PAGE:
McKinley, William

Author:Jeffrey Lehman, Shirelle Phelps
 
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William McKinley served as the twenty-fifth president of the United States, from 1897 until his death from an assassin's bullet in 1901. A conservative Republican who advocated high tariffs to protect U.S. industry, McKinley waged the SPANISH-AMERICAN WAR and at the end of it gained overseas territories for the United States.

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William McKinley.

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McKinley was born January 29, 1843, in Niles, Ohio. As a young man, he briefly attended Allegheny College, in Meadville, Pennsylvania; taught school; and fought in the Union army during the Civil War, attaining the rank of major. McKinley was aide-de-camp to the regimental commander, RUTHERFORD B. HAYES, who was later governor of Ohio and the nineteenth U.S. president. After the war McKinley studied law with an attorney and attended Albany Law School, in New York. He was admitted to the Ohio bar in 1867, and established a law practice in Canton, Ohio, which remained his official residence for the rest of his life. From 1869 to 1871, he served as county attorney.

McKinley's political ambitions were nurtured by Hayes. McKinley became active in Ohio Republican politics and was elected to the U.S. House of Representatives in 1876. McKinley was an outspoken advocate of higher tariffs, believing that U.S. industry and U.S. workers were protected by the taxation of imported foreign goods. His stand on tariffs culminated in the McKinley Tariff Act of 1890, which raised duties on many imports to the highest levels up to that time. The act was an unpopular measure, and McKinley was voted out of office in the election of 1890.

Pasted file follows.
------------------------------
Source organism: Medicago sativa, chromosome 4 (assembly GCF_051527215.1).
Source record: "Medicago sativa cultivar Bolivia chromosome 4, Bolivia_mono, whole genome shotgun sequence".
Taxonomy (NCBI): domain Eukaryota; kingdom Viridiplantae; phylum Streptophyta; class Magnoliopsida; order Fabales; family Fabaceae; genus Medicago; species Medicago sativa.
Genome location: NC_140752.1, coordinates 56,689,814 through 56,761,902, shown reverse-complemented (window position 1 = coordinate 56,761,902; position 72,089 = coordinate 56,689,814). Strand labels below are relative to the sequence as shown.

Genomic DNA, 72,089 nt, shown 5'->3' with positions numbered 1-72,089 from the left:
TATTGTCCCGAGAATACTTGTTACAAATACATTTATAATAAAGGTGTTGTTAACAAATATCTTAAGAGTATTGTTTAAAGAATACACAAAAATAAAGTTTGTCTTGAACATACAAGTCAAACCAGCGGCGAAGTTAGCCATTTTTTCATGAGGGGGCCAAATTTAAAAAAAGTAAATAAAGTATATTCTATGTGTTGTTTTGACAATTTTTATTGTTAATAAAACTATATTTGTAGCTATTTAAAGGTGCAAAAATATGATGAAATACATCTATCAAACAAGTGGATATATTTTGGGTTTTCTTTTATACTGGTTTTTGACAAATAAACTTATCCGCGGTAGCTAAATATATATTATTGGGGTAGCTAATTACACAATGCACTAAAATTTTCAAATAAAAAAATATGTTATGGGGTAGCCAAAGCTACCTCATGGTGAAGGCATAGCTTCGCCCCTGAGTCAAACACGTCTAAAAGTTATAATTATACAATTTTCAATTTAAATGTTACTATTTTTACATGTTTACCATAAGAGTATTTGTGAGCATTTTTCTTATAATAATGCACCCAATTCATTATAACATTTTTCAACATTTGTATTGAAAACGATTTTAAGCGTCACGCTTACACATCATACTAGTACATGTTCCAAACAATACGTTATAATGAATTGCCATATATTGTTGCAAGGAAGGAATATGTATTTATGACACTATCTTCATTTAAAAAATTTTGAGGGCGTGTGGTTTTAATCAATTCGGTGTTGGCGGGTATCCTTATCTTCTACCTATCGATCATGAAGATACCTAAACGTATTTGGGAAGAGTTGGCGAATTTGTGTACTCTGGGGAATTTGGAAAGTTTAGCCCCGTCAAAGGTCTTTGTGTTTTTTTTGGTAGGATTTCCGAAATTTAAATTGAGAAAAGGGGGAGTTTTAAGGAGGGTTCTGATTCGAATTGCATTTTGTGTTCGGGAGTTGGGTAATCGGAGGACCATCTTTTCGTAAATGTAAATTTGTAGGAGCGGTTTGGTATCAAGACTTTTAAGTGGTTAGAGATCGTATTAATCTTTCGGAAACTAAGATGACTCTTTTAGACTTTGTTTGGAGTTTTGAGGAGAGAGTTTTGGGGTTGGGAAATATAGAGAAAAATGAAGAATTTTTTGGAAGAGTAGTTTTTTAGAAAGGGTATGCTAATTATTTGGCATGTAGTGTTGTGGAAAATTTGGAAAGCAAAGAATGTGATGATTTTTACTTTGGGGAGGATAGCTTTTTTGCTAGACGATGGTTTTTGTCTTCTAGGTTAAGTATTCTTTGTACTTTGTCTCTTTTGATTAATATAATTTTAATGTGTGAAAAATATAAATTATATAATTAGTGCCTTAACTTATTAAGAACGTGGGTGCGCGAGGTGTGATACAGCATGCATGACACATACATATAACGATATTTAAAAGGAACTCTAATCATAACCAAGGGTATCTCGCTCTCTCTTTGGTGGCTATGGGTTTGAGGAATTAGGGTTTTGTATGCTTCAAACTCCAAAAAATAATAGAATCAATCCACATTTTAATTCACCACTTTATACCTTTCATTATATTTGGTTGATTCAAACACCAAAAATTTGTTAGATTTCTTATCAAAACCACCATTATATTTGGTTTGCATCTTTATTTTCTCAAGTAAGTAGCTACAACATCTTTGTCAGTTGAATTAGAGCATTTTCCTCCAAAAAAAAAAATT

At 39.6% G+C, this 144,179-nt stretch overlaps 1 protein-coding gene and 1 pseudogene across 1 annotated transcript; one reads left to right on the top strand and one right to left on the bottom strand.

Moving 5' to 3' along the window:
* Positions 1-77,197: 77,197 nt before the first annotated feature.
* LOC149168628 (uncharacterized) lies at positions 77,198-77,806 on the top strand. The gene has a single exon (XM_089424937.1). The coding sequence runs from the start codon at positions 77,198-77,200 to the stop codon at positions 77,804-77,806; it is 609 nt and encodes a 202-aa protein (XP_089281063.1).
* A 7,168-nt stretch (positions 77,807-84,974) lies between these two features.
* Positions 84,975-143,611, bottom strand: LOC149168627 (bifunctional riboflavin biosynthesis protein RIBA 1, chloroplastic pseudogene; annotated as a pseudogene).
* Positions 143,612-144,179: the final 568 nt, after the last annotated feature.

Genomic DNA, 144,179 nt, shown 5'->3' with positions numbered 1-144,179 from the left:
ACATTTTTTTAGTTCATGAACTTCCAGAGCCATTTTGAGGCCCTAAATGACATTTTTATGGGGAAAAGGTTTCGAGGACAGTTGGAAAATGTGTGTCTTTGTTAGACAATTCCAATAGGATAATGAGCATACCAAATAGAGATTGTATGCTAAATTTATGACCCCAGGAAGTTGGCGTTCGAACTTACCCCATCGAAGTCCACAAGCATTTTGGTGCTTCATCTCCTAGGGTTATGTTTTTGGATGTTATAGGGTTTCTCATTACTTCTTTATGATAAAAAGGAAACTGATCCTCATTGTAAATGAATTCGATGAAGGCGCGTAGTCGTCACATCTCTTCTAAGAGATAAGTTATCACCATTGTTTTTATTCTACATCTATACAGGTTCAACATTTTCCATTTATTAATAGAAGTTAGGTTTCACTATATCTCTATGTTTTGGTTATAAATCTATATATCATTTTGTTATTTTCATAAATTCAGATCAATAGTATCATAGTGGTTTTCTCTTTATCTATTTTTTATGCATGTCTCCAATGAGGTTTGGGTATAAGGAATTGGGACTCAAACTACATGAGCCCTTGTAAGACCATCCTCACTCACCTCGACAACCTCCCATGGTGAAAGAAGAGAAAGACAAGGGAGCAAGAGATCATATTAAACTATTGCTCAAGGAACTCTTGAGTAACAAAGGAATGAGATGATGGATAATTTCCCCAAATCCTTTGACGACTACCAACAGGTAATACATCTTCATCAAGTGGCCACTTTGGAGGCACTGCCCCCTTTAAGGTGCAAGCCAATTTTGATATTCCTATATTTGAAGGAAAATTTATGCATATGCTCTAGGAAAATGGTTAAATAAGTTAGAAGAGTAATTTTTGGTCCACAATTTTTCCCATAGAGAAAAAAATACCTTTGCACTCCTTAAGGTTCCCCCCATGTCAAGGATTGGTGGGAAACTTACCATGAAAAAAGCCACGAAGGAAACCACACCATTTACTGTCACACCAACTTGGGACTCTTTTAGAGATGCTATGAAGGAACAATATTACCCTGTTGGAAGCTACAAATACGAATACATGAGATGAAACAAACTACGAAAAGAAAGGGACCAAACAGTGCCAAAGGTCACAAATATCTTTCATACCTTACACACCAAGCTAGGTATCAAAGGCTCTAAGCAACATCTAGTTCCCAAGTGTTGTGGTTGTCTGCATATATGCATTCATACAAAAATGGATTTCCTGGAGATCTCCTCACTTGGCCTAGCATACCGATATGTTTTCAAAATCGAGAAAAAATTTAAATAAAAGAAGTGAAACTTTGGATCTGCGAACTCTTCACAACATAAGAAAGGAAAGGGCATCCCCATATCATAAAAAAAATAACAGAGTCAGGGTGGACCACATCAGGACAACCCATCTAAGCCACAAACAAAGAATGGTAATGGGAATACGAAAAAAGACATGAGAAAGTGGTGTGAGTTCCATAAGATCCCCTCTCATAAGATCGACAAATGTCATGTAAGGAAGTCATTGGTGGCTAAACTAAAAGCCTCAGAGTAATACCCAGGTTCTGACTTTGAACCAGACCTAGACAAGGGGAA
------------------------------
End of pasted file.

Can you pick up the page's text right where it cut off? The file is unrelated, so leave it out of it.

McKinley returned to Ohio, where he was elected governor in 1891 and reelected governor in 1893. Mark Hanna, a wealthy Ohio industrialist and a leader in national Republican politics, became McKinley's benefactor and helped him secure the 1896 Republican presidential nomination. The Democratic candidate was WILLIAM JENNINGS BRYAN, who supported free coinage of silver, arguing that it would increase the money supply and thus help farmers and small-business owners. McKinley, who advocated retaining the gold standard, defeated Bryan, with Hanna raising large sums of money from big business to support the campaign. The money was used to help fund more than three hundred delegations and more than 750,000 people who traveled to McKinley's front porch in Canton to hear him campaign.

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